iNaturalist is a great platform for recording observations of plants and animals.

To date, over 140,000 people in Canada have submitted more than seven million observations to iNaturalist of upwards of 32,000 species. For those observations to be more useful it is important that the species can be identified in the photo.

After going through hundreds of turtles observations on iNaturalist Canada, I see some common problems that make it difficult to identify the species in the photo.

Here are some tips to take better photos of turtles and improve your iNaturalist observations.

Zoom In!

A clear shot off a Painted Turtle showing the side of the turtle and its head. Close-up shots make it easier to identify the species in the photo. © David Seburn | CWF

In some observations on iNaturalist, the turtle in the photo is just a small blob on a log on the far side of a wetland. It is important to zoom in as much as possible to get a good photo. Sometimes the turtle is too far away for a cellphone camera to get a good picture. In those cases, sometimes it is possible to get closer to the turtle or use a regular camera with more of a zoom function to get a better photo which can be added to the observation later on.


It may seem obvious that the photo should be in focus, but there a number of blurry photos on iNaturalist. Try taking a couple of shots of a basking turtle to make sure at least one is sharp and in focus. It doesn’t cost anything to take two or three shots.

Play the Angles!

Sometimes that basking turtle is partially behind a bush and only the rear of the shell is visible. This can make the turtle hard to identify in the photo. Take the shot but then try to move to a different angle to get a photo that shows more of the turtle. A photo that shows the turtle from the side, especially if the head is visible can make it much easier to identify the species.

Bottoms Up!

Bottom shell (or plastron) of a Snapping Turtle, Painted Turtle and Northern Map Turtle (left to right). If a turtle found dead on a road is in poor condition sometimes a photo of the bottom shell can be the easiest way to identify the species. © David Seburn | CWF

Unfortunately, dead turtles on roads are a common occurrence. Those observations are still valuable but sometimes the turtle can be in poor condition and hard to identify. Often though the bottom shell will be in better condition, and the bottom shell can frequently be used to identify the species, so take a photo of the top and bottom of the turtle if possible.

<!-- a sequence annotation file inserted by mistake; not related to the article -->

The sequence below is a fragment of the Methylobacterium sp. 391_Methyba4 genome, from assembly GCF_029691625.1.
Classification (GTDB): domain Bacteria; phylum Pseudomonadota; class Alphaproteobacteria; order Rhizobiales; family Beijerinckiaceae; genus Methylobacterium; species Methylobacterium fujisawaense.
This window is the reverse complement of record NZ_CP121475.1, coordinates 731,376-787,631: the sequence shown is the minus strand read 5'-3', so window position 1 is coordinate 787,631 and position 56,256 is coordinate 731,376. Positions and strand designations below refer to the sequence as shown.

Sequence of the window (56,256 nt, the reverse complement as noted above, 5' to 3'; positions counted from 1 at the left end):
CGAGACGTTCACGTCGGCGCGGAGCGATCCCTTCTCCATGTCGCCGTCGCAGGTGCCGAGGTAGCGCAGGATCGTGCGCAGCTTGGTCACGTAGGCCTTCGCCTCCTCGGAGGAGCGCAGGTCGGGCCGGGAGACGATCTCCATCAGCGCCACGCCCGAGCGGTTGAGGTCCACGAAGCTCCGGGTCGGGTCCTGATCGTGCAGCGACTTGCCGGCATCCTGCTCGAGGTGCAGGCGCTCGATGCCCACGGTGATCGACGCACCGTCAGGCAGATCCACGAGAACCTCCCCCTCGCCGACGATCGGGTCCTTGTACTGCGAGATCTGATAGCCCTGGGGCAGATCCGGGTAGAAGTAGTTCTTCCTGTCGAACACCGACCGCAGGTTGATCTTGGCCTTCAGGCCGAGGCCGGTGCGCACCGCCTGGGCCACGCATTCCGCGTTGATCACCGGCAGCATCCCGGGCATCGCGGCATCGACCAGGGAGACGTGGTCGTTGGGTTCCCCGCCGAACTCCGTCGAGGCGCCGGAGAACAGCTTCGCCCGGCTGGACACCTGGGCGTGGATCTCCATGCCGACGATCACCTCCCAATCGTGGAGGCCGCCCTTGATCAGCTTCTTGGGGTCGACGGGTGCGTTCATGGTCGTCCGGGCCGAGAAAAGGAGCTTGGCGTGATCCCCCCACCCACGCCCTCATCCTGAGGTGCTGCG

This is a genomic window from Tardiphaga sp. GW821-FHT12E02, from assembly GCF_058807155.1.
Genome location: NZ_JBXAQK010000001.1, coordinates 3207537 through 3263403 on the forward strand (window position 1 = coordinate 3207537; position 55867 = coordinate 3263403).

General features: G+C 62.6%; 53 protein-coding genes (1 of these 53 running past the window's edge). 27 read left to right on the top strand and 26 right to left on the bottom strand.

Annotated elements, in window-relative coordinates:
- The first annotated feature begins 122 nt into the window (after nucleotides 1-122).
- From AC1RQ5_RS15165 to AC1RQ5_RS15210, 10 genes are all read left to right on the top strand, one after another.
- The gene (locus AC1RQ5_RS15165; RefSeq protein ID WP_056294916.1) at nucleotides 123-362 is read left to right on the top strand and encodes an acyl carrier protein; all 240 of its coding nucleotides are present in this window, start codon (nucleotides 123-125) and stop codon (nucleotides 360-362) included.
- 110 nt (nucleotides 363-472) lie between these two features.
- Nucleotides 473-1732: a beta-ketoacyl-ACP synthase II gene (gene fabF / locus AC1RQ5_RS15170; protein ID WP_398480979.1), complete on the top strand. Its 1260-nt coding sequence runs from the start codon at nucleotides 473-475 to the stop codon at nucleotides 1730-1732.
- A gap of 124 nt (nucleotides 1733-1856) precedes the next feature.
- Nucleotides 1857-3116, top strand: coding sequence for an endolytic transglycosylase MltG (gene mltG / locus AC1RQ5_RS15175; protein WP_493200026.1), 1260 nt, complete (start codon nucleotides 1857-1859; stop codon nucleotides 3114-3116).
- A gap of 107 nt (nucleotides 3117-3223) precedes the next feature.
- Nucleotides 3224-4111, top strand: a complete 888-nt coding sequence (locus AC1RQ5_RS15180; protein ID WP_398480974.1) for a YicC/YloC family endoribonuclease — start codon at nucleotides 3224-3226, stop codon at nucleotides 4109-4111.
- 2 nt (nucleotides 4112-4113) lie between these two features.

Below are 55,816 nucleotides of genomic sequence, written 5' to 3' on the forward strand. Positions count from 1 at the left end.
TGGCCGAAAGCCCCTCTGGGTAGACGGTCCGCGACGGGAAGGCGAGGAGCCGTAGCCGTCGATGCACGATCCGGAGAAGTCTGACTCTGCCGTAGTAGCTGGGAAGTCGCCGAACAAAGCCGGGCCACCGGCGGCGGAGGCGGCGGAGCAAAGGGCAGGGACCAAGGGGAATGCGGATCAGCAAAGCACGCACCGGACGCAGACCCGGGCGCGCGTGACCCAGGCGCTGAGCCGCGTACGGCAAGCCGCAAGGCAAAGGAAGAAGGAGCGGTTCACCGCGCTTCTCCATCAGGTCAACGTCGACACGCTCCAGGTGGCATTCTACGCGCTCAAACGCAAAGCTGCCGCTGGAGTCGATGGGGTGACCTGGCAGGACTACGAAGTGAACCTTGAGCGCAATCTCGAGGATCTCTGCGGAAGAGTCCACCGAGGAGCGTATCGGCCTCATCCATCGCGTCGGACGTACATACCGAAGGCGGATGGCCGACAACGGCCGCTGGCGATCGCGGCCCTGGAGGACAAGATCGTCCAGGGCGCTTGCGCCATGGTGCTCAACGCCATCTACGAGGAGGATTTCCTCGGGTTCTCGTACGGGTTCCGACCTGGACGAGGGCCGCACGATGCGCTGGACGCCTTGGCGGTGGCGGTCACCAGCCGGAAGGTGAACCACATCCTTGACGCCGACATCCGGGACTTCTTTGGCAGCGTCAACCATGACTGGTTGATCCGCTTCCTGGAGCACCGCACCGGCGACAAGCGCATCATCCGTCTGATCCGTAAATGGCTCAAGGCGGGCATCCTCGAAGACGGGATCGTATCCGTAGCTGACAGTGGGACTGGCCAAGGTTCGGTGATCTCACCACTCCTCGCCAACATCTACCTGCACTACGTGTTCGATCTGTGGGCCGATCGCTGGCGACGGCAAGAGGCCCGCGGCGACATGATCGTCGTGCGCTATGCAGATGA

Get Cracking!

Predated turtle nest. Observations of predated turtle nests help to document areas where turtles nest and are also worth submitting to iNaturalist even if the species is unknown. © David Seburn | CWF

Don’t forget to take photos and observations of predated turtle nests. A small hole in the ground with scattered eggshells around the hole indicates a predated nest. It might not be possible to figure out which species laid the eggs, but it is still valuable to record where turtles are nesting.

Two for One!

Try to avoid taking photos of turtles basking a long way off. It is hard to tell what species of turtle is basking on this rock. If possible, zoom in more with your camera, or get closer to the turtle to take a better photo. © David Seburn | CWF

Sometimes more than one species of turtle will bask on the same log. To record both species in one photo in iNaturalist, you must duplicate the observation. This is easier to do on a computer than a phone. Go to the observation, click on the small arrow next to ‘Edit’ in the top right hand corner, and then click ‘Duplicate.’ This will create a new observation with the same location, photo and date. Just add the name of the second species to the new observation to create a separate record for each species. It is helpful to add a note like this observation is for the turtle on the right and there is a separate observation for the turtle on the left.

Sometimes a mediocre photo of turtle seems fine since that turtle on a far off long must be a Painted Turtle. Unfortunately, there are a growing number of exotic turtles released into the wild in Canada. There are more than 2,000 observations on iNaturalist Canada of the exotic Red-eared Slider, the common pet shop turtle, which often gets released into the wild when it gets too big. A good, clear photo can help us tell if that turtle is another Painted Turtle or something else.

All eight of our native freshwater turtle species in Canada are listed as species at risk. Turtles need all the help they can get and recording observations of turtles can help monitor populations, confirm the location of exotic species, and help identify major areas where turtles are hit on the road. Observing turtles can be fun but it’s also valuable – when the photos are good and clear.

Watch the CWF WILD Webinar on how to take photos of turtles for iNaturalist Canada.